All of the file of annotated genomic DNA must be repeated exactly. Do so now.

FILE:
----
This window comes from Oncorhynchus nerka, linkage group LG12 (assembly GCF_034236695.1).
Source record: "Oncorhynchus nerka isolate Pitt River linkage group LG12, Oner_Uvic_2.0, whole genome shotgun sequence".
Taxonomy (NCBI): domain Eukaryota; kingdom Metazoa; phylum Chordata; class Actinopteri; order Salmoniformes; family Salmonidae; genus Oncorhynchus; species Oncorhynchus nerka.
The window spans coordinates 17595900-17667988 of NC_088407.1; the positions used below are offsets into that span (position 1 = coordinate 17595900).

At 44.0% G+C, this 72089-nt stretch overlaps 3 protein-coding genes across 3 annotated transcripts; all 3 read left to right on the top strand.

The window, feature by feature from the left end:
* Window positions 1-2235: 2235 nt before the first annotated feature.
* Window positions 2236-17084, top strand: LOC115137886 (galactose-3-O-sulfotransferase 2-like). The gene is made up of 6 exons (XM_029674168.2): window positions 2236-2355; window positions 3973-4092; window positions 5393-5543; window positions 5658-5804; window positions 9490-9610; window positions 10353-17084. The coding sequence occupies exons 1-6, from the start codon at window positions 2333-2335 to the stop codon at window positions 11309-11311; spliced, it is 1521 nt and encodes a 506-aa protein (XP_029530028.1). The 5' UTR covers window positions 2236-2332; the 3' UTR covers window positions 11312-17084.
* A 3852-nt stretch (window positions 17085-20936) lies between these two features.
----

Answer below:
This window comes from Oncorhynchus nerka, linkage group LG12 (assembly GCF_034236695.1).
Source record: "Oncorhynchus nerka isolate Pitt River linkage group LG12, Oner_Uvic_2.0, whole genome shotgun sequence".
Taxonomy (NCBI): domain Eukaryota; kingdom Metazoa; phylum Chordata; class Actinopteri; order Salmoniformes; family Salmonidae; genus Oncorhynchus; species Oncorhynchus nerka.
The window spans coordinates 17595900-17667988 of NC_088407.1; the positions used below are offsets into that span (position 1 = coordinate 17595900).

At 44.0% G+C, this 72089-nt stretch overlaps 3 protein-coding genes across 3 annotated transcripts; all 3 read left to right on the top strand.

The window, feature by feature from the left end:
* Window positions 1-2235: 2235 nt before the first annotated feature.
* Window positions 2236-17084, top strand: LOC115137886 (galactose-3-O-sulfotransferase 2-like). The gene is made up of 6 exons (XM_029674168.2): window positions 2236-2355; window positions 3973-4092; window positions 5393-5543; window positions 5658-5804; window positions 9490-9610; window positions 10353-17084. The coding sequence occupies exons 1-6, from the start codon at window positions 2333-2335 to the stop codon at window positions 11309-11311; spliced, it is 1521 nt and encodes a 506-aa protein (XP_029530028.1). The 5' UTR covers window positions 2236-2332; the 3' UTR covers window positions 11312-17084.
* A 3852-nt stretch (window positions 17085-20936) lies between these two features.